Location: Children's Nutrition Research Center2011 Annual Report
1a. Objectives (from AD-416)
Objective 1: Identify risk factors, moderators, and mediators for obesity and obesity-related behaviors, including dietary, physical activity, and lifestyle factors using extant datasets. Sub-objective 1A: Determine differences in diet quality among obese, overweight, and normal weight children among a nationally representative sample. Sub-objective 1B: Examine walking or biking to school, objective physical activity, and weight status in adolescents. Sub-objective 1C: Examine the association of television viewing (TV) with source of food, eating occasion, and portion size. Sub-objective 1D: Determine associations between objectively measured physical activity and markers of insulin resistance and cardiovascular disease in US children and adolescents. Sub-objective 1E: Determine the relationship between dietary energy density, obesity, and the metabolic syndrome among adolescents.
1b. Approach (from AD-416)
We will conduct cross-sectional data analyses of National Health and Nutrition Examination Survey (NHANES) and will focus on the following: diet quality, active commuting to school, television and video viewing, physical activity, and dietary energy density among nationally representative samples of US youth to determine associations with obesity and related disorders. We will identify potential dietary underreporting by using gender and age group specific cutoffs for reported energy intake as a percentage of predicted energy requirements as previously developed by USDA funded research. We will use linear/logistic regression analyses and stratify by socio-demographics to determine the highest at-risk groups for poor diet quality. Since Healthy Eating Index (HEI)-2005 assesses diets on a per 1000 calorie basis, it will not be necessary to control for diet quantity or energy intake for these analyses. To identify potential socio-demographic disparities in the association between moderate to vigorous physical activity and markers of insulin resistance and cardiovascular disease, interactions with gender, race/ethnicity, and income will be examined.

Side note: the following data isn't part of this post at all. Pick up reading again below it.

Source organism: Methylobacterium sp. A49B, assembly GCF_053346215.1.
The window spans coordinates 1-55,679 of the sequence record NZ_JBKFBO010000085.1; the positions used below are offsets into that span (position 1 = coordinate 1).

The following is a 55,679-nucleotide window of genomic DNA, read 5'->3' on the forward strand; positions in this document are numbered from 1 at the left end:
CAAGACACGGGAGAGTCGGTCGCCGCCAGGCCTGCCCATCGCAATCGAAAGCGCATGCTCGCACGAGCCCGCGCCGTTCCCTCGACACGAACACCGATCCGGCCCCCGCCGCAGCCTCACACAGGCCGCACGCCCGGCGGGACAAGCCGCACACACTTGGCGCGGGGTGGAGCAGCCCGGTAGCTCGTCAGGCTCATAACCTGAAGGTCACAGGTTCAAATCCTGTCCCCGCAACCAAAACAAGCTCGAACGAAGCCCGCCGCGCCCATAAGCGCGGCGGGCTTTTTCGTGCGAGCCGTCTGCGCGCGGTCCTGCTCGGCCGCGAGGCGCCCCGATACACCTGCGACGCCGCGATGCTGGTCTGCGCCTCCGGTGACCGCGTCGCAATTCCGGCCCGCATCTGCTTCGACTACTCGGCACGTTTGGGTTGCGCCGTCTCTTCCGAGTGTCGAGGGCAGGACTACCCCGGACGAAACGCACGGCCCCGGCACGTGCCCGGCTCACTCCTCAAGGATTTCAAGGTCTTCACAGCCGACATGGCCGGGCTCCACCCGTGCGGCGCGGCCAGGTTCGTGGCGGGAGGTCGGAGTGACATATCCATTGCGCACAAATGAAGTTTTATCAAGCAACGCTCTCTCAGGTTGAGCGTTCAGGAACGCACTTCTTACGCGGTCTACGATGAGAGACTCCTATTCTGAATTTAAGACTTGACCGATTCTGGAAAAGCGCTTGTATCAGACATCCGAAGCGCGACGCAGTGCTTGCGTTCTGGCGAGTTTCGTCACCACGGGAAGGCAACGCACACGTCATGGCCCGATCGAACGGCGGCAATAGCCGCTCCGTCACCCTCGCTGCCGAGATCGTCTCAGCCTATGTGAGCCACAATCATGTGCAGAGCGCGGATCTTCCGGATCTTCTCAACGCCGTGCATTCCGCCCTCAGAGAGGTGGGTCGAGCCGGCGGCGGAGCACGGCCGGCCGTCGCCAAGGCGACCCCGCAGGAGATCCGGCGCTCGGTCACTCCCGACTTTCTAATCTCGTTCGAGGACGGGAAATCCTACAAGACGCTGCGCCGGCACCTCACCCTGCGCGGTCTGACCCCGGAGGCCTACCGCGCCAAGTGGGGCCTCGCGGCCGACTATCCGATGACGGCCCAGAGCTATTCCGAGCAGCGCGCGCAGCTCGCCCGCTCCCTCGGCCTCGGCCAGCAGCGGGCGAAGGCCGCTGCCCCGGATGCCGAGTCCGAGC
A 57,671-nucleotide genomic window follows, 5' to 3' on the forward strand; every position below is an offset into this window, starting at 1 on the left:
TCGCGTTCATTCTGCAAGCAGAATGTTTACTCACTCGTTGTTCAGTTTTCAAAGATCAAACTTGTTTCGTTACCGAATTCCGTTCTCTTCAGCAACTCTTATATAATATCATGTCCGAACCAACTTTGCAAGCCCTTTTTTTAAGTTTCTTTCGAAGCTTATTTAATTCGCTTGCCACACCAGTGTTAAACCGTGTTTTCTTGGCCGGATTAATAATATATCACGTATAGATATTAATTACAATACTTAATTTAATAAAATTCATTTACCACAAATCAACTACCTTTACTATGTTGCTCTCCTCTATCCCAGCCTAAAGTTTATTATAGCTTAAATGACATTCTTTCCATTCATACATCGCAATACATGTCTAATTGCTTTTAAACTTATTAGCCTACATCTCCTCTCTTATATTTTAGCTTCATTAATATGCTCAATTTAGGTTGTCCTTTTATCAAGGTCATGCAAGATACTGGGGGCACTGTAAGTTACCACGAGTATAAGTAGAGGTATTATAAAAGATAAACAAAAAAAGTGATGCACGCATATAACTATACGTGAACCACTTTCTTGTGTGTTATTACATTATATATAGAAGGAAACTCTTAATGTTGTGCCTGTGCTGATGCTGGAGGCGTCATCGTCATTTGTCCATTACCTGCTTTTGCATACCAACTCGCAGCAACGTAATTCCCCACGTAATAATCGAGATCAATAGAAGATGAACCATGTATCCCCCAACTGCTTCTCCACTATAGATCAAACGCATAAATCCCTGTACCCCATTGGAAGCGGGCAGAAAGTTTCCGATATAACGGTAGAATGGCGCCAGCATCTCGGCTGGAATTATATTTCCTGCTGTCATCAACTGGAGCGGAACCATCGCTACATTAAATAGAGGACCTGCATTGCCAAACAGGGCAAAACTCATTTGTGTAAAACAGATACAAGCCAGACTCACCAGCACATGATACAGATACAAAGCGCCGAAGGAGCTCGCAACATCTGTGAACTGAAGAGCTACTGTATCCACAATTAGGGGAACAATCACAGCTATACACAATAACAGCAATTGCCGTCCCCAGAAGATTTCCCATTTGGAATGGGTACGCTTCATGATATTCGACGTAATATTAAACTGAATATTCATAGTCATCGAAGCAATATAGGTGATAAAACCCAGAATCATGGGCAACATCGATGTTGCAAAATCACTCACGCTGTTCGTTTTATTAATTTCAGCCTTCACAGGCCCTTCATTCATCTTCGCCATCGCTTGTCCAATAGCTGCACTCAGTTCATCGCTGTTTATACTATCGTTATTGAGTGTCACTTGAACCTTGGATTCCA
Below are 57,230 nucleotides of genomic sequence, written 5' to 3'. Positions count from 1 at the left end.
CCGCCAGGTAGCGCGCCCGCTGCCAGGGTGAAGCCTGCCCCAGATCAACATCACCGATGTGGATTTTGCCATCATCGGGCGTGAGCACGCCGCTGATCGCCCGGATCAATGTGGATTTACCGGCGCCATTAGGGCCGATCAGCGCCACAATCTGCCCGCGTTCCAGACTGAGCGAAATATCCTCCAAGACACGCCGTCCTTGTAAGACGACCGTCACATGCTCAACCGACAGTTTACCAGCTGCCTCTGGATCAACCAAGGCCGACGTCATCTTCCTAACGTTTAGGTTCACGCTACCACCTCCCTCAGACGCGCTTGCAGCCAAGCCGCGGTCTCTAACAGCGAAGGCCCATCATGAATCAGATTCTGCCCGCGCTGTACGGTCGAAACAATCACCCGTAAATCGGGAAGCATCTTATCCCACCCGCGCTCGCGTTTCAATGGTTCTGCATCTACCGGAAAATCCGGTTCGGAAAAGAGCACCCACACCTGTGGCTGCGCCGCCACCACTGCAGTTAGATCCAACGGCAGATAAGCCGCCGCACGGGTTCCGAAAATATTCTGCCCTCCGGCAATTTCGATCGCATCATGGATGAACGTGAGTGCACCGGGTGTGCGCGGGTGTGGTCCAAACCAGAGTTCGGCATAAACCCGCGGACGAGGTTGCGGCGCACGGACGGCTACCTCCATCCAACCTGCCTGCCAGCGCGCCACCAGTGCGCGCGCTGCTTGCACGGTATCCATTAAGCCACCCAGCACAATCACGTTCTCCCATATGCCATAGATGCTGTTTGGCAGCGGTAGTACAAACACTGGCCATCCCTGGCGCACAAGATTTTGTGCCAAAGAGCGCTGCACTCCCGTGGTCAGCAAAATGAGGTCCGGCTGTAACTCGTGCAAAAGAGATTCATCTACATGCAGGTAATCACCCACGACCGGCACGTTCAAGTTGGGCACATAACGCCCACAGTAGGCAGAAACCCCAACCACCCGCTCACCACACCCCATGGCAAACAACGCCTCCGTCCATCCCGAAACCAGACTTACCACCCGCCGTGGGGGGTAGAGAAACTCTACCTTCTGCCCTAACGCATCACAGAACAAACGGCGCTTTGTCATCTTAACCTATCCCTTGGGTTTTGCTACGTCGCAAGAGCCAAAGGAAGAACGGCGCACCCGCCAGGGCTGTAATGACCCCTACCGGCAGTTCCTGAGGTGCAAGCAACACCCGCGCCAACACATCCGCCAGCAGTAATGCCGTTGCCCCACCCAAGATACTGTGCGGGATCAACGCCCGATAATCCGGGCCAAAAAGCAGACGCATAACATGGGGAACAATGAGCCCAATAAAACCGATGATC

3. Progress Report
The overall project objective was to conduct analyses using the National Health and Nutrition Examination Survey administered by the US Centers for Disease Control and Prevention to identify risk factors, moderators, and mediators of childhood obesity. We examined walking and bicycling to school (active commuting to school) among youth and the association with moderate-to-vigorous physical activity, adiposity, and obesity. A manuscript of this work was published in the May 2011 issue of the Journal of Physical Activity and Health. We also conducted analyses examining the association between children's adiposity and their diet quality, as measured by the USDA's Healthy Eating Index-2005. A revised manuscript of this work is under review at a peer-reviewed biomedical journal. We examined youth physical activity and the relationship to risk factors for heart disease and diabetes. A manuscript of this work is under review at a peer-reviewed biomedical journal. The ADODR monitors project activities by visits, review of purchases of equipment, review of ARS-funded foreign travel, and review of ARS funds provided through the SCA.
1. General versus central adiposity and relationship to pediatric metabolic risk. The influence of physical activity and body fatness on pediatric metabolic risk is not well described. Researchers at the Children's Nutrition Research Center, in Houston, TX, used the US National Health and Nutrition Examination Survey for analyses examining the relationship between youth physical activity, body fatness (body mass index z-score and waist circumference), and risk factors for cardiovascular disease and diabetes. Researchers found that greater physical activity was related to lower metabolic risk. For two of the risk factors, this relationship was accounted for by lower waist circumference. Lower waist circumference was also related to multiple improved risk factors. These findings suggest the need for clinical and public health programs to screen for and improve youth physical activity and waist circumference.